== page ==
The Supreme Court is the highest tribunal in the nation for al cases and controversies arising under the Constitution or the laws of the United States. The Court stands as the final arbiter of the law and guardian of constitutional liberties. Its charge, emblazoned over the doors of this building, is to ensure “equal justice under law.” Architect Casa Gilbert designed the building in a classical Corinthian architectural style to create harmony with nearby congressional buildings. Its design details depict both American and legal themes. Some highlights include:
* The bronze doors at the West front entrance, each of which weighs six and one-half tons. The door panels, sculpted by John Donnelly, Jr., depict historic scenes in the development of law.
* The grand corridor leading to the Courtroom, known as the Great Hall. Busts of all former Chief Justices are set alternately in niches and on marble pedestals along the side walls. The frieze is decorated with medallion profiles of lawgivers and heraldic devices.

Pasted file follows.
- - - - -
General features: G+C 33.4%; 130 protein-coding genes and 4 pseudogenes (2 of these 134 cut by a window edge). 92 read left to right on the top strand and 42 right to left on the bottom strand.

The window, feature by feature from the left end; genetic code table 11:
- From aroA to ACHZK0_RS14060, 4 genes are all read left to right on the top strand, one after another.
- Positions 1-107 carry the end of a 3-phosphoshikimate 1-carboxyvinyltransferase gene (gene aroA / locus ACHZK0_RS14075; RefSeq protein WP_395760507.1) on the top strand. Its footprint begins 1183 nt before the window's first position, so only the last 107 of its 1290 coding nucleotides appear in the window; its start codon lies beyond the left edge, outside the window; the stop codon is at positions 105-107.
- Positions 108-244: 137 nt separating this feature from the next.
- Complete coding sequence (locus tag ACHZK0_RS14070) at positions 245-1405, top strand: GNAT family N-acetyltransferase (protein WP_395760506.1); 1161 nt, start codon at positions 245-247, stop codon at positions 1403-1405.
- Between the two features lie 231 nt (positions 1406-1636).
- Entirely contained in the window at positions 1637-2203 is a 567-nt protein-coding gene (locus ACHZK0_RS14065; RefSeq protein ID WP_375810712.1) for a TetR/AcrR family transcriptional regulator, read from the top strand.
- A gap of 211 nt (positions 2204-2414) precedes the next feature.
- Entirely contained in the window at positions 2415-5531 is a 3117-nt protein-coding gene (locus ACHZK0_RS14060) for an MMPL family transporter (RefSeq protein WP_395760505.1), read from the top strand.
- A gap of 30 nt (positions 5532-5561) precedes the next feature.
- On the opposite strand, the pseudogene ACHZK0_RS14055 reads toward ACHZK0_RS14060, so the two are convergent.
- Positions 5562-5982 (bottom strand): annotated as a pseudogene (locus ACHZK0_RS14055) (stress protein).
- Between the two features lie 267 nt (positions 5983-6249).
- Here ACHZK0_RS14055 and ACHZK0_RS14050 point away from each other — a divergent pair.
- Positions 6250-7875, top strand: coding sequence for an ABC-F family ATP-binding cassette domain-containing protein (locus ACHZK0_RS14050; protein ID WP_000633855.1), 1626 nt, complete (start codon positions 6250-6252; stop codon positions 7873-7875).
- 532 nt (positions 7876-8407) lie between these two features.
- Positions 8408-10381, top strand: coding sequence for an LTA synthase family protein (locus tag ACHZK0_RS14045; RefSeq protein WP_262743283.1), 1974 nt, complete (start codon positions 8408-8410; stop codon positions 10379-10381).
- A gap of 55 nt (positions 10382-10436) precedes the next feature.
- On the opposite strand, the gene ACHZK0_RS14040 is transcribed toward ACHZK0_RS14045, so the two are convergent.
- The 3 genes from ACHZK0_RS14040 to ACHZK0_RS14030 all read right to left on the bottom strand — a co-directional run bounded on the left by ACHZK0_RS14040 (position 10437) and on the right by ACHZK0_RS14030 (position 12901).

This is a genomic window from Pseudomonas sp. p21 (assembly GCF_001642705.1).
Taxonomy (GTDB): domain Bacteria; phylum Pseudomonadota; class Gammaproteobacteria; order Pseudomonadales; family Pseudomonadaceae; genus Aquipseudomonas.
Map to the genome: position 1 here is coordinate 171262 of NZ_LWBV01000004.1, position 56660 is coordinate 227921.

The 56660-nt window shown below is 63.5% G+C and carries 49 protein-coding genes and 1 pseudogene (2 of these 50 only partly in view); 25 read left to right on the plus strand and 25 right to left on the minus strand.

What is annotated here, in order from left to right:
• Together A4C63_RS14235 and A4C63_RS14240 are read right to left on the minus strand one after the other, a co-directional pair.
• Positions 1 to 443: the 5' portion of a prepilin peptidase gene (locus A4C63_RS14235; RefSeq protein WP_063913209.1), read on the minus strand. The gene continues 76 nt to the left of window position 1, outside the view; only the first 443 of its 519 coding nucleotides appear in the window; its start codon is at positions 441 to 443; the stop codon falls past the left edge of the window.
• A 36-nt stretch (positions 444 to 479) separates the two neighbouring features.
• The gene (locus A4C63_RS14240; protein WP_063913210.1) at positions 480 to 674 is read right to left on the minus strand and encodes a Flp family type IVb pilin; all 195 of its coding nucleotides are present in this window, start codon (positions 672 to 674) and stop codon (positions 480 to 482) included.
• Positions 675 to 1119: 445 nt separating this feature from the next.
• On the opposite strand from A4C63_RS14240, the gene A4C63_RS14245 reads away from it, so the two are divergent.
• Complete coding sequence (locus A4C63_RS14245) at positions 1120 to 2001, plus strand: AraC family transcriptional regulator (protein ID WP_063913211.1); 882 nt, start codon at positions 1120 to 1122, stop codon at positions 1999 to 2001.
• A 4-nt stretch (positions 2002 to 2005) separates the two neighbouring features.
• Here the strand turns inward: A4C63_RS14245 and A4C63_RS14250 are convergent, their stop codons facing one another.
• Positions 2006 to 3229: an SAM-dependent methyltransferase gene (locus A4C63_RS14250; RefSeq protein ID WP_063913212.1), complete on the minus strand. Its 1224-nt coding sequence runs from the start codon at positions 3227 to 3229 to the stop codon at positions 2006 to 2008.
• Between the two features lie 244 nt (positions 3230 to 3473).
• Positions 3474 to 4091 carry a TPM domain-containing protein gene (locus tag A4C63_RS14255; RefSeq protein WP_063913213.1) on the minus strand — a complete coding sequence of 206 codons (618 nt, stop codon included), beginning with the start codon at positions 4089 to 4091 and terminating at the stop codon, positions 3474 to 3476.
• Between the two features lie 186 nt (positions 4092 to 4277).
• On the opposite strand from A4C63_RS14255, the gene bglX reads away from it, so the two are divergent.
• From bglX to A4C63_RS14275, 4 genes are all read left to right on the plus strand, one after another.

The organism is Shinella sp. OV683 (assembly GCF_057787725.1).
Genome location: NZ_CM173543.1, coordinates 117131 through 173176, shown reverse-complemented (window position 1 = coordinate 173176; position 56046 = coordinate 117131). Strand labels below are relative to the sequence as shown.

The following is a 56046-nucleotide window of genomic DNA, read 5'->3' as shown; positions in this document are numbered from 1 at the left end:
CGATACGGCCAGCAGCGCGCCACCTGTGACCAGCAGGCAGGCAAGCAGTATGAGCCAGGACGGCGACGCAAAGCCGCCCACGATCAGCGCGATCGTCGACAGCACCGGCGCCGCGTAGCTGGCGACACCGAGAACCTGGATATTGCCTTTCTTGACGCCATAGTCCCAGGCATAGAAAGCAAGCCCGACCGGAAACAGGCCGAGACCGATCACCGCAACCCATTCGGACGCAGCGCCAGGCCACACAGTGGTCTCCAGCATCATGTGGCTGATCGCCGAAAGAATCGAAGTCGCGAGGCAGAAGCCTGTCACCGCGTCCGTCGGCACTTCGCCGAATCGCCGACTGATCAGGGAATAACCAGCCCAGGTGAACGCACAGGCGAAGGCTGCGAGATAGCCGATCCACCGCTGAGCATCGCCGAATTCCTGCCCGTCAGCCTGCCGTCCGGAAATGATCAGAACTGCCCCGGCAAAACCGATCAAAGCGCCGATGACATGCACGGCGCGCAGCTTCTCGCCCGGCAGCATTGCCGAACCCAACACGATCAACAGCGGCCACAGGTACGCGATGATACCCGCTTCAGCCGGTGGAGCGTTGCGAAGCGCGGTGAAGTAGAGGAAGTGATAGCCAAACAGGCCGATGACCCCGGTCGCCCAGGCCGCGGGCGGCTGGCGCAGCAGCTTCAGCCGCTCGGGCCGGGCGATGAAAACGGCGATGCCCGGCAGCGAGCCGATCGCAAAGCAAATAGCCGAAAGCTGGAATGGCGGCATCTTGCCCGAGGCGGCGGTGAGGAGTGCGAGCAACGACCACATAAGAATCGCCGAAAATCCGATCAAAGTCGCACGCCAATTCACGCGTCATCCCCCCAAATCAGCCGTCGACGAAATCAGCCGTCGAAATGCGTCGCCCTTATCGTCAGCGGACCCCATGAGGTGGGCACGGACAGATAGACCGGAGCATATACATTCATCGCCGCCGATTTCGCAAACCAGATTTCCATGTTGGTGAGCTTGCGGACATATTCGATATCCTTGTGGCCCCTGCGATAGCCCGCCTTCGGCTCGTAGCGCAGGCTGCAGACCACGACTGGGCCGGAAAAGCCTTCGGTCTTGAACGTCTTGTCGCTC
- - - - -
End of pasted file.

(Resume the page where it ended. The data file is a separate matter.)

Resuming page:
* The statue of John Marshall, the fourth Chief Justice, located at the end of the Lower Great Hall on the ground floor. Sculpted by William Westmore Story in 1883, the statue stood on the west lawn of the U.S. Capitol until 1981, when it was moved to the Court.
* The two marble and bronze spiral staircases. Each ascends five stores and is supported only by the overlapping steps and their extensions into the wall. Few others exist in the world.
Visitors will have access to the Great Hall that features marble busts of the Chief Justices. This ground floor offers small topical exhibits, a collection of portraits and busts of Associate Justices, a 24-minute film on the work of the Court, one or two self-supporting spiral staircases, a cafeteria and gift shop.
The building is open from 9:00am to 4:30pm Monday through Friday. It is closed Saturdays, Sundays and federal holidays.